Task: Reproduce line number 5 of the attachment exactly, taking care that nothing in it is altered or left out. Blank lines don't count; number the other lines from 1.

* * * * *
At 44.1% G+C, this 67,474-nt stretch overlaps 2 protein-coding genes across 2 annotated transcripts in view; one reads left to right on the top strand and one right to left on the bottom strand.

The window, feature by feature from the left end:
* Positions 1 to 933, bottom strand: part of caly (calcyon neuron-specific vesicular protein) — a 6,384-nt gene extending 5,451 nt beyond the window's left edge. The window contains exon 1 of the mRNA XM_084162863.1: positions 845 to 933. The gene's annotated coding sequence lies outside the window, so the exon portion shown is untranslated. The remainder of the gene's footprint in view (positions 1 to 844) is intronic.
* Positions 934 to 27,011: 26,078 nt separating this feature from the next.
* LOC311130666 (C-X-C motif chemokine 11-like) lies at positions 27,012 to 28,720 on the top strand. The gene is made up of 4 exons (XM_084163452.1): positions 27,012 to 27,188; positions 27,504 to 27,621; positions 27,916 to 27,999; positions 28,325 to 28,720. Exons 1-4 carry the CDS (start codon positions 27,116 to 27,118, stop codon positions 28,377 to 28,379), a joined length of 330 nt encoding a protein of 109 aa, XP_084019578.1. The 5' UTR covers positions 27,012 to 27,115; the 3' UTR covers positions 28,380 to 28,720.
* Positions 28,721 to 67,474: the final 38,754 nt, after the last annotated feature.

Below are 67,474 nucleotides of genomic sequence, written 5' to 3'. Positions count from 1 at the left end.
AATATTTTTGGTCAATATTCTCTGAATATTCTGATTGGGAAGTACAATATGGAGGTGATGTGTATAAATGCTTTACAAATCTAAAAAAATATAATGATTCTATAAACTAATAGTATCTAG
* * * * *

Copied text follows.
* LOC311130666 (C-X-C motif chemokine 11-like) lies at positions 27,012 to 28,720 on the top strand. The gene is made up of 4 exons (XM_084163452.1): positions 27,012 to 27,188; positions 27,504 to 27,621; positions 27,916 to 27,999; positions 28,325 to 28,720. Exons 1-4 carry the CDS (start codon positions 27,116 to 27,118, stop codon positions 28,377 to 28,379), a joined length of 330 nt encoding a protein of 109 aa, XP_084019578.1. The 5' UTR covers positions 27,012 to 27,115; the 3' UTR covers positions 28,380 to 28,720.